REGIONAL Queensland businesses are encouraged to submit their tenders for services and goods connected to the Australian Defence Force's new generation of combat reconnaissance vehicles.
Ipswich, Cairns, Gold Coast and Maryborough will be the main beneficiaries when German contractor Rheinmetall manufactures 211 Combat Reconnaissance Vehicles worth $5.2 billion.
Ipswich will be the manufacturing hub with businesses in regional Queensland supplying parts for the vehicles.
Queensland companies on board already include Redcat Industries from Cairns, Global Manufacturing Group from Maryborough, LaserDyne Technologies from the Gold Coast and NIOA, G & O Kert and Hilton Manufacturing from Brisbane and Ipswich.
There are also hopes central Queensland will get a boost with testing potentially taking place at Shoalwater Bay, a Queensland Government spokesman said.
There is no reason why the rest of the state cannot gain from the project, with Premier Annastacia Palaszczuk, State Development Minister Cameron Dick and Rheinmetall Defence Australia representatives urging other regional Queensland centres to throw their hats into the ring.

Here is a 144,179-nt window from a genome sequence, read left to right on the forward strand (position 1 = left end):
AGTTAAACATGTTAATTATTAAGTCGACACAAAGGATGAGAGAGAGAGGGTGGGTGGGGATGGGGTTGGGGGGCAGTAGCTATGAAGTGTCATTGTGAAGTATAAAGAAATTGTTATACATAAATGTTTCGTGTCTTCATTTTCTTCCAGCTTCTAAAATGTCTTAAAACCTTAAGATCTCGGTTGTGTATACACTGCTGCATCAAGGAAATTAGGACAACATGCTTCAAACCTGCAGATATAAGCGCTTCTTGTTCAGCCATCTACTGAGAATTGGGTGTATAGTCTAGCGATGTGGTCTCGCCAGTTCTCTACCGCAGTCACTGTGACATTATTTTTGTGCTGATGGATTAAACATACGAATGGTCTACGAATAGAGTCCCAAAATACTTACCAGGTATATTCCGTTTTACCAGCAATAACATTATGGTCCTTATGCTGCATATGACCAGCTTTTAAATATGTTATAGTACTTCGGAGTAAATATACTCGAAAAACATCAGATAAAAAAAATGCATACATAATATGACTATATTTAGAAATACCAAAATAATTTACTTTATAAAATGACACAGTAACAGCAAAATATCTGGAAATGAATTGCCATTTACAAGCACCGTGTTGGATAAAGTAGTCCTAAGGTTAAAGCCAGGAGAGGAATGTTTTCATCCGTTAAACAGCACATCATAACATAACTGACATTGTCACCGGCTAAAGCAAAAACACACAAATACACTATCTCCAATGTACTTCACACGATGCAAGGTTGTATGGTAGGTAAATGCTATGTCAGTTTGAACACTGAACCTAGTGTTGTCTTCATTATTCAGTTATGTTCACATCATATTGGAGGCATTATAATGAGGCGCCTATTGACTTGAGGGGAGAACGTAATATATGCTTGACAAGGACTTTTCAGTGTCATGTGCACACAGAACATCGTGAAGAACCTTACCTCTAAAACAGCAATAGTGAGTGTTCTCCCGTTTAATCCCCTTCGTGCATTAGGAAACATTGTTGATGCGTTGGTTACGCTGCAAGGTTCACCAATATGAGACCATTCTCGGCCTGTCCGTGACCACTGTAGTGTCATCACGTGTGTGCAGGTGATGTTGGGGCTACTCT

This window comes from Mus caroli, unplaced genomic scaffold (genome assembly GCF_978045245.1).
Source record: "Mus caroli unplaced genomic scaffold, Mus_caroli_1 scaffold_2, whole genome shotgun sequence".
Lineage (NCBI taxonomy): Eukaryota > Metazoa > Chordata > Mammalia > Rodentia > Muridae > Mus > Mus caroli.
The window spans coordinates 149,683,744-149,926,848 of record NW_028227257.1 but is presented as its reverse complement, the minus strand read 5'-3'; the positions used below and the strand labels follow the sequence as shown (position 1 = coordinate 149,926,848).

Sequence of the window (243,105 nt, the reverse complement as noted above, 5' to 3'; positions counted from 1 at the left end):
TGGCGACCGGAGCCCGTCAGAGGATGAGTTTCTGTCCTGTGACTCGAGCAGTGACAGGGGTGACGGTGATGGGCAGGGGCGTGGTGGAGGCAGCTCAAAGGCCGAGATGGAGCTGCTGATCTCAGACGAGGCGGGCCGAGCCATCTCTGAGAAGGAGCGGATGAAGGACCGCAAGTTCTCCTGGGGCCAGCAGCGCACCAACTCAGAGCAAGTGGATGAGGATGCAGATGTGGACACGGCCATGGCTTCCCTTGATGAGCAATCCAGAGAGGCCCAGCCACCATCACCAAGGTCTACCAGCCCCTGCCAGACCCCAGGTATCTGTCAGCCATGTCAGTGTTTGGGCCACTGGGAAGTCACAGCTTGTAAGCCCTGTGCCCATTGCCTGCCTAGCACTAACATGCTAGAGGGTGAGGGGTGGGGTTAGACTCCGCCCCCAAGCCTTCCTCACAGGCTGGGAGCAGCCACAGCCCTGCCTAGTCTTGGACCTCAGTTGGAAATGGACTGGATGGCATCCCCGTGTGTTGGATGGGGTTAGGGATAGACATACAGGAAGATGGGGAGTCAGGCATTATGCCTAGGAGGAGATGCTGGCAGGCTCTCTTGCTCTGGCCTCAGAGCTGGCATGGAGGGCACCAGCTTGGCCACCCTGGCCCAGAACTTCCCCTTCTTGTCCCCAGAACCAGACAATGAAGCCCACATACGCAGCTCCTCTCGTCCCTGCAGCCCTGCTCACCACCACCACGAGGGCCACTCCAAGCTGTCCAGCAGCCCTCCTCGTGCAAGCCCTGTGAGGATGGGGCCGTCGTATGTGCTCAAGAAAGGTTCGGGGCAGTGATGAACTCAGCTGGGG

"Rheinmetall will draw on skills, services, products and capability from every state and territory in Australia, and with such high levels of Australian industry participation it is a national defence project of which we can all be proud," Mr Dick said.
"In particular, Rheinmetall's choice to use high performance armour steel that has been designed, developed and manufactured on home soil is further evidence of Rheinmetall's commitment to Australia."
Rheinmetall is working with more than 40 companies across Australia to build the vehicles and the project will directly create 1450 new jobs.
Thousands more jobs will flow from supply and manufacture chains.
The Federal Government will also invest $235 million upgrading ADF facilities across Queensland, Victoria and South Australia.
The Australian Manufacturers Union said the project meant "long-term secure employment for manufacturing workers in Queensland".
"Queensland Manufacturing workers have the skills and experience to make high quality defence vehicles," AMWU Queensland secretary Rohan Webb said.
"Contracts like this create good secure jobs that support the local economy, help families plan for their future."
Prime Minister Malcolm Turnbull said the decision to manufacture the vehicles in Queensland was good for the economy.
"We have had a big defence budget a long time but we have not spent enough of it with Australian workers, with Australian steel, with Australian technology," he said. - NewsRegional
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